dont let the size of the list intimidate you... only a half dozen get used regularly.. here are some of the more well-used ones:

QRM .. interference.. as in another station

QRN.. static or other atmospheric noise.

QSY... change frequency as. in this is N6DTE QSYing to 447.250...

QSL... acknowledgement and also a QSL Card is something you get when you contact a friend and he gives you a card.. or you contact on HF "shortwave" a really rare country and get a card after waiting for months!!

and an "eyeball QSO" is talking to someone face to face... no radios.... over the air it is a QSO... can be voice or CW or even RTTY

QRX is "wait a minute"

QST is a call to all stations listening... often part of a net operation where there is a message to everyone.. I.e QST next week The Santa Cruz club is haveing a special meeting etc etc.. it is also the name of the ARRL magazine that has been around for ever..

QTH is what is your location? .... or my location is...


And a more complete list here:

QRA What is your callsign? (callsign)
QRG What is my exact frequency? (this freq)
QRH Does my frequency vary?
QRI What is my signal tone quality? (1-3)
QRK What is my signal intelligibility? (1-5)
QRL Are you (or this freq) busy? (This freq. is busy)
QRM Is my transmission being interfered with? (signal interference)
QRN Are you troubled by static? (static, atmospheric noise)
QRO Shall I increase transmitter power? (increase power, high powered)
QRP Shall I decrease transmitter power? (decrease power, low powered)
QRQ Shall I send faster?
QRS Shall I send slower? (send slower)
QRT Shall I stop sending? (stop transmitting)
QRU Do you have any messages for me? (I have no messages for you)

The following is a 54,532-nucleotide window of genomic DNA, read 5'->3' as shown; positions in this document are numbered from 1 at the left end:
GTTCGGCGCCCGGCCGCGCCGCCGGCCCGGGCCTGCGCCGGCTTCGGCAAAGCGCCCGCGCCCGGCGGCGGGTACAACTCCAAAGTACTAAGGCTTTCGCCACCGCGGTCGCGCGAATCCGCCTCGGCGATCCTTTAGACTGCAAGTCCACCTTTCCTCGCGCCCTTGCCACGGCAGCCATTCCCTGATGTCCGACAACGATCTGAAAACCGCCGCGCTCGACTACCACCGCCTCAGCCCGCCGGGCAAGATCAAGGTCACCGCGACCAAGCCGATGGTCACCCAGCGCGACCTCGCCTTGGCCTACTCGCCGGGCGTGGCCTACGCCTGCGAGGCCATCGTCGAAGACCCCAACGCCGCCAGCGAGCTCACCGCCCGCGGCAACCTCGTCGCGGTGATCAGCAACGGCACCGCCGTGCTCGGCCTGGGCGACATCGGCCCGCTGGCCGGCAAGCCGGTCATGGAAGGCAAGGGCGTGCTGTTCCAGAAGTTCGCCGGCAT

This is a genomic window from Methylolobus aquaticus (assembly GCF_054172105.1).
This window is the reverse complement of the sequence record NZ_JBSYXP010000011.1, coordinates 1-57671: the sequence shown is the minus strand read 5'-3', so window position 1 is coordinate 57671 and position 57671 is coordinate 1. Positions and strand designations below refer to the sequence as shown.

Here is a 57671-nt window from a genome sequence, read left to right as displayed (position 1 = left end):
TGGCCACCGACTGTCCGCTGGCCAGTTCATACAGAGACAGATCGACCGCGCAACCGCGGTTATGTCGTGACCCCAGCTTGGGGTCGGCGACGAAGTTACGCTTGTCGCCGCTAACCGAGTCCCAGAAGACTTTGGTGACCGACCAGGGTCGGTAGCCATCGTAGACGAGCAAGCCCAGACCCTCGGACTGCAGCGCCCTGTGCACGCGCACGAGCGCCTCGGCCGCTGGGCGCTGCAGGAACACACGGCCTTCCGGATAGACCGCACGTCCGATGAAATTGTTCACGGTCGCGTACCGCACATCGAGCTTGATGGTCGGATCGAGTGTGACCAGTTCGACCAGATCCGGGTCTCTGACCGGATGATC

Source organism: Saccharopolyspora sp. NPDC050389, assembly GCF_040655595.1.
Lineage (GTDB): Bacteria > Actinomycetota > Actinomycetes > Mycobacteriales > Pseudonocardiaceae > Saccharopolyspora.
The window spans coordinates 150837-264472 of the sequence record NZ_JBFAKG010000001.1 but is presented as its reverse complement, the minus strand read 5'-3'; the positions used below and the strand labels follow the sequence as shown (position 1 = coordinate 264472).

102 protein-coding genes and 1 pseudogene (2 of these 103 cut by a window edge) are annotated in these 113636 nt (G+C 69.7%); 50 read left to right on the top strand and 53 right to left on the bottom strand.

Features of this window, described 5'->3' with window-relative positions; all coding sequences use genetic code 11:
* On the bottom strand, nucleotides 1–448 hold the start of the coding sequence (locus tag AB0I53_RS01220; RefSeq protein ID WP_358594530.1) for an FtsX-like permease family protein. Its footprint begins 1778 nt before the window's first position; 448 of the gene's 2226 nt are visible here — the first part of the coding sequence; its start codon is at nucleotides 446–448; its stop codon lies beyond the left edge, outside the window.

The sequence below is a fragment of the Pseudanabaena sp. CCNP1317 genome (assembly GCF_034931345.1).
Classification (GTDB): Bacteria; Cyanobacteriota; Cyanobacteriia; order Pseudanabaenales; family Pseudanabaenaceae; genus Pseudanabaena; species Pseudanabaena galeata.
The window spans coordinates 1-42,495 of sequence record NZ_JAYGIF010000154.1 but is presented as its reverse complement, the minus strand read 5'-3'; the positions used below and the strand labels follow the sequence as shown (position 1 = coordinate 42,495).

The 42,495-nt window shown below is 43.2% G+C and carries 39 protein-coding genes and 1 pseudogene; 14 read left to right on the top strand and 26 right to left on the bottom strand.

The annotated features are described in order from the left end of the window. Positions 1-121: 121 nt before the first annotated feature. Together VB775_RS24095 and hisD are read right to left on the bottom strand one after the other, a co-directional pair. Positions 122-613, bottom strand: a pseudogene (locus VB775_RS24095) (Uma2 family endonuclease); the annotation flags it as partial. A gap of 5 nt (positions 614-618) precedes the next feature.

QRV Are you ready? (I am ready to transmit)
QRW Shall I tell __ (callsign) you're calling him?
QRX When will you call me again? (wait, standby)
QRZ Who is calling me? (anyone answering my transmission)
QSA What is my signal strength? (1-5)
QSB Are my signals fading? (signals are fading)
QSD Is my keying defective?
QSG Shall I send __ messages at a time?
QSK Can you work break-in? (break-in operation)
QSL Can you acknowledge receipt? (I confirm receipt of message)
QSM Shall I repeat the last message I sent?
QSO Can you communicate with this station? (radio contact between stations)
QSP Will you relay to __?
QST A general call preceding messages to all radio operators (info, news).
QSV Shall I send a series of V's?
QSW Will you transmit on __?
QSX Will you listen on __ (freq)?
QSY Shall I change frequency? (change frequency)
QSZ Shall I send each word/group more than once?
QTH What is your location? (station location)
QTR What is your correct time?
QTX Will you keep your station open for further communication with me?


Q-signals are three letter combinations used to represent common phrases or sentences for CW operation. They may be used as a question with a question mark (?) or statement without the question mark. For example, "QRZ?" is used to ask for the calling station(s) to identify again. "Please (pse) QRS" is used as a request to send the code at a slower speed. "The QTH is" is used to indicate this station's location.

Although originally used for CW, many Q-signals have become acceptable for phone operation.

Non Q-Signal CW Radiotelegraph Abbreviations:

73 -- Best Regards.
88 -- Love and Kisses.
YL -- Young Lady meaning Unmarried Lady; also any female ham radio operator.
XYL -- Ex-Young Lady, meaning a Married Lady; usually refers to a ham's wife.
OM -- Old Man, any male ham radio operator.

For a complete list of Q-codes, check the wikipedia page here